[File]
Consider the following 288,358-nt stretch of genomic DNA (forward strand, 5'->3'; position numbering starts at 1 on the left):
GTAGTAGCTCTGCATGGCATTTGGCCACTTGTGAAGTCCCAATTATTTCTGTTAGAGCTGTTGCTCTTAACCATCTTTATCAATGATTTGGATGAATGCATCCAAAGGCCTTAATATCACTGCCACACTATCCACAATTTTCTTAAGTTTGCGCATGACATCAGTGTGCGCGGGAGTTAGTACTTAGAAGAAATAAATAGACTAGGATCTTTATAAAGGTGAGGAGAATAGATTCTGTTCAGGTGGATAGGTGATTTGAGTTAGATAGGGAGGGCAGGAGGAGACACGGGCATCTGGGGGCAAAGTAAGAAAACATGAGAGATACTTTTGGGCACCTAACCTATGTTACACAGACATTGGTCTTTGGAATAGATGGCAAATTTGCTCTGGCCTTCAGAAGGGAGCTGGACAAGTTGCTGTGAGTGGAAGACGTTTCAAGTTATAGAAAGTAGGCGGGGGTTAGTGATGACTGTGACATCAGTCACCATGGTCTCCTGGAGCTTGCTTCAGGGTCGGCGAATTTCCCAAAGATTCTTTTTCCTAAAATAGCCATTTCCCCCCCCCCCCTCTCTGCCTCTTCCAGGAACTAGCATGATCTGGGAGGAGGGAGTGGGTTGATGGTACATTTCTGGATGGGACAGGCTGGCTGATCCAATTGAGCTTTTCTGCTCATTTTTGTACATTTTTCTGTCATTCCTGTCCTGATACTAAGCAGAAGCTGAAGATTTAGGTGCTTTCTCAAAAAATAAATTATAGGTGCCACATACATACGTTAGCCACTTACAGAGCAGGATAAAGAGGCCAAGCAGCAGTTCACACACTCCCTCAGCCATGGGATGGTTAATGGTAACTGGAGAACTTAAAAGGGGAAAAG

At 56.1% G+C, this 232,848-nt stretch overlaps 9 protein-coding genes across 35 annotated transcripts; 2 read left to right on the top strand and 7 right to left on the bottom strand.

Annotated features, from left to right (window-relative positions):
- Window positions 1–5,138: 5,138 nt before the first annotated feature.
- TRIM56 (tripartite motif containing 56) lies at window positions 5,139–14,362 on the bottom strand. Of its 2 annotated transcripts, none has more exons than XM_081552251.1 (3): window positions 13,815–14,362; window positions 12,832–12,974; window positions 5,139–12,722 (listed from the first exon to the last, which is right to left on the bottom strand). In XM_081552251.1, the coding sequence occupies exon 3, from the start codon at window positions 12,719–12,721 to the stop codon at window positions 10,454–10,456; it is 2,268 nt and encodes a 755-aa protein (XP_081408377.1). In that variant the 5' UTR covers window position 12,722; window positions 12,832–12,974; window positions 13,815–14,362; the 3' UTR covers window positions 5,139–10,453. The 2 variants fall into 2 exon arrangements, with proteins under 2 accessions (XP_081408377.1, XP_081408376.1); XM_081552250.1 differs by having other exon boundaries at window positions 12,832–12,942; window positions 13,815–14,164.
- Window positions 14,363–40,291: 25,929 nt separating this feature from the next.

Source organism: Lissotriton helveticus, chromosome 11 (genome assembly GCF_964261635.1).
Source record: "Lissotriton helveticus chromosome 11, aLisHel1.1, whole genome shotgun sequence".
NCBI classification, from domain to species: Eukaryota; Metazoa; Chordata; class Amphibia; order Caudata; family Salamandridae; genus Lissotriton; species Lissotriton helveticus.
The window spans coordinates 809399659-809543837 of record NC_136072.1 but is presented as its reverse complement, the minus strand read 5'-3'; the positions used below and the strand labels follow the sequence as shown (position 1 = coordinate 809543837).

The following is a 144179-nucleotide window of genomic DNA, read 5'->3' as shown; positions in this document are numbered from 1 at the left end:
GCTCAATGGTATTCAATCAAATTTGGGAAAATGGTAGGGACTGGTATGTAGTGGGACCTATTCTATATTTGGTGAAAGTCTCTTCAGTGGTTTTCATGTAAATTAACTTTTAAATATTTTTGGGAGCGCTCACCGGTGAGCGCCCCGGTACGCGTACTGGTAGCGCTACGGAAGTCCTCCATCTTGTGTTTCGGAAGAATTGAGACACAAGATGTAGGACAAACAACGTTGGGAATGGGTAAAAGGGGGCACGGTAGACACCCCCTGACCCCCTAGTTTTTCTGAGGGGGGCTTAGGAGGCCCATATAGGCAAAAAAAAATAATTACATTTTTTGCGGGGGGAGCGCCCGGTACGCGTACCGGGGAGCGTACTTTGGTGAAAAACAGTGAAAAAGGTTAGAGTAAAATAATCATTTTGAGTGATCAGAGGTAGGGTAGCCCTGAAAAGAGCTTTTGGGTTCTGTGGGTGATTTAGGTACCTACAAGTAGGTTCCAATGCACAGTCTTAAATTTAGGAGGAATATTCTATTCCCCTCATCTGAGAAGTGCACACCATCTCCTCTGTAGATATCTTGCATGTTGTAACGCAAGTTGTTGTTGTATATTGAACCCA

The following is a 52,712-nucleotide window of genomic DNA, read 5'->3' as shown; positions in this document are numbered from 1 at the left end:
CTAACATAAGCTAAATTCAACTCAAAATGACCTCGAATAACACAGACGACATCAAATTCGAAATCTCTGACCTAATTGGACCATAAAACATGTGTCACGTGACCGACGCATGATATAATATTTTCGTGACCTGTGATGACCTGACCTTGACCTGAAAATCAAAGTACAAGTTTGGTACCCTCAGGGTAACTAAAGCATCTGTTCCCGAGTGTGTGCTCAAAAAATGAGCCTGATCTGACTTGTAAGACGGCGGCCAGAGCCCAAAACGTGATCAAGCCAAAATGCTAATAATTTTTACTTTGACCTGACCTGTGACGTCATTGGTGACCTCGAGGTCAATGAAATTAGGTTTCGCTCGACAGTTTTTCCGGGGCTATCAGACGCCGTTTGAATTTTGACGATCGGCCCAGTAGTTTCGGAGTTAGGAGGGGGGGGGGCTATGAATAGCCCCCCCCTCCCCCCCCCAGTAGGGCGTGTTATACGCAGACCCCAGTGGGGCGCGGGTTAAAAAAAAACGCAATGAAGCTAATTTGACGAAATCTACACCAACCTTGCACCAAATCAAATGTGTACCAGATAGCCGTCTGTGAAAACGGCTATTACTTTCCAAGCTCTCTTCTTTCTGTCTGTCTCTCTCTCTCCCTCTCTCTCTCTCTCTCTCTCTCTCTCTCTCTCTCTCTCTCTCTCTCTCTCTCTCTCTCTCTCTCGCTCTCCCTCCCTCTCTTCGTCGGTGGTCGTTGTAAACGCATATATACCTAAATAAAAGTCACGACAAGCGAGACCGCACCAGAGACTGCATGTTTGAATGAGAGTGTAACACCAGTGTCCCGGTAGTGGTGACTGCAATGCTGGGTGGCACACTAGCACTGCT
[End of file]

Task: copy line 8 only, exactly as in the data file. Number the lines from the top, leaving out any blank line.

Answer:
Source organism: Lissotriton helveticus, chromosome 11 (genome assembly GCF_964261635.1).